"Painting is an illusion, a piece of magic, so what you see is not what you see. I don't know what a painting is; who knows what sets off even the desire to paint? It might be things, thoughts, a memory, sensations, which have nothing to do directly with painting itself. They can come from anything and anywhere."  Philip Guston

At the studio.  Sitting here typing.  Periodically I look up and glare at the the recalcitrant painting on the wall in front of me.  Today, every move that I have made on that wretched surface, feels false.  A day of application and erasure.  Even though I know that these days are usually followed by a break through and that these difficult days are an intrinsic part of the process, it is a small comfort. 
I know that  uncertainty is part of the complex workings of  the artist’s temperament.  No half measures - a complete cretin one day and a genius the next.  We are volatile, self centered, highly sensitive and highly strung.  The senses and imagination get overused and we become overstimulated like young children fired up on cake at the birthday party.   Monumental highs and crashing come downs.
The creative process is not a straight forward one.  There is no exact recipe that can be followed to produce a consistent result.  Each artist comes with unique inner workings and personal history that creates their own individual approach.  For this reason, the variety of outcomes is limitless. 
My own version of this process seems to entail an endless amount of searching.  The seemingly indecisive technique that I employ, of applying (and scraping off) multiple layers of paint, is like an external echo of the questioning nature of my brain.  It often feels like I am more interested in the searching or questioning then the final result or answer.  It is a process of creating chaos and then finding a way of ordering it or making it comprehensible.  The final order may provide a sense of satisfaction but ultimately I seem to be more interested in the chaotic search and so, the dance begins again.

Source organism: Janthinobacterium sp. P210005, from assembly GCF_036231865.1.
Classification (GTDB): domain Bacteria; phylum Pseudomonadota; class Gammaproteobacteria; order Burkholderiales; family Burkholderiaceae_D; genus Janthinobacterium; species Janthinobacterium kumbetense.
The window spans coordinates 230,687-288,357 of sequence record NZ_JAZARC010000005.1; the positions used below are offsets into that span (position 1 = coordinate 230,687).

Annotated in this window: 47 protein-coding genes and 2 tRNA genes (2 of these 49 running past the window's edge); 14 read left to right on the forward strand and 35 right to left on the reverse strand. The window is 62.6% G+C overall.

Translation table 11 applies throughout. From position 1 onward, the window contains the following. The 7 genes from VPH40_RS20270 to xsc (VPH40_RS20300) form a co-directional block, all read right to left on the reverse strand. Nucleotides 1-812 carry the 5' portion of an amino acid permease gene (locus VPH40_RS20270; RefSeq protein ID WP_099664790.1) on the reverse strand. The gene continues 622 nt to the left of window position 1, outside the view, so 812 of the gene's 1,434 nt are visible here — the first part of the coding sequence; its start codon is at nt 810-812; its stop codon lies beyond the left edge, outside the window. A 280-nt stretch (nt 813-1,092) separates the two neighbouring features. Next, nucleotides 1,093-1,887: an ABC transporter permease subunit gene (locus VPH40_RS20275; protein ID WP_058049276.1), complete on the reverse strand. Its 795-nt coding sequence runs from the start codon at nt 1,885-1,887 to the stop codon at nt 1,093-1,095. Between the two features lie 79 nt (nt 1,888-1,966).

I am very interested in the ways that concept, process and judgement all intersect.  At times it is hard to decipher what came first.  
I can start a series with a strong (or faint) intention or idea.  Before too long, the process  (the actions, the materials, the techniques etc) can interject and suggest  some new possibility that I may never have thought up on my own.  When this occurs, an entire body of work can then travel on a whole new trajectory.  This is the sub conscious search and this is where it really starts to get interesting.  Here, the underlying motivations behind an intention can be revealed.
An idea or intention is only a starting point.  Resolution and conclusion always come later.  Sometimes much later, perhaps years after a series has been completed. Objectivity is only possible when looking back from a safe distance.  Somehow it is easier to understand the whole process in the context of comparison.  
After the first layers of paint have been applied, a painting seems to take on a life of it’s own.  The process becomes an exchange and is about much more than just me imposing my aesthetic judgements upon an inanimate white surface.  It is a hard thing to describe without sounding esoteric but to me it is a fact.  Paintings hold energy.  
At times I even talk to the painting or mumble things like:
“oh you think so do you?”
“ok...well maybe I’ll try that”  or
“stop being so damn stubborn you mongrel!”
This is why it is so crucial to stand back and look at the work after any new action is taken.  This is where the painting gets to have its say and suggest the next strategy.  Sometimes (like today) the painting goes mute and sulky.  Withholding it’s love, it leaves me to do all the work.  
The painting may as well be a mirror.  Its reflective surface reveals all the demons, angels, drunkards and fools that are some of the myriad parts of who I am.  It is a funny dance.  Sometimes it is fluid and graceful and at others, it moves “like a washing machine with angina.”  *

 I can’t imagine doing anything else.
* A wonderful line used by my friend Lachlan Brown when describing his five year old daughter at her first ballet class.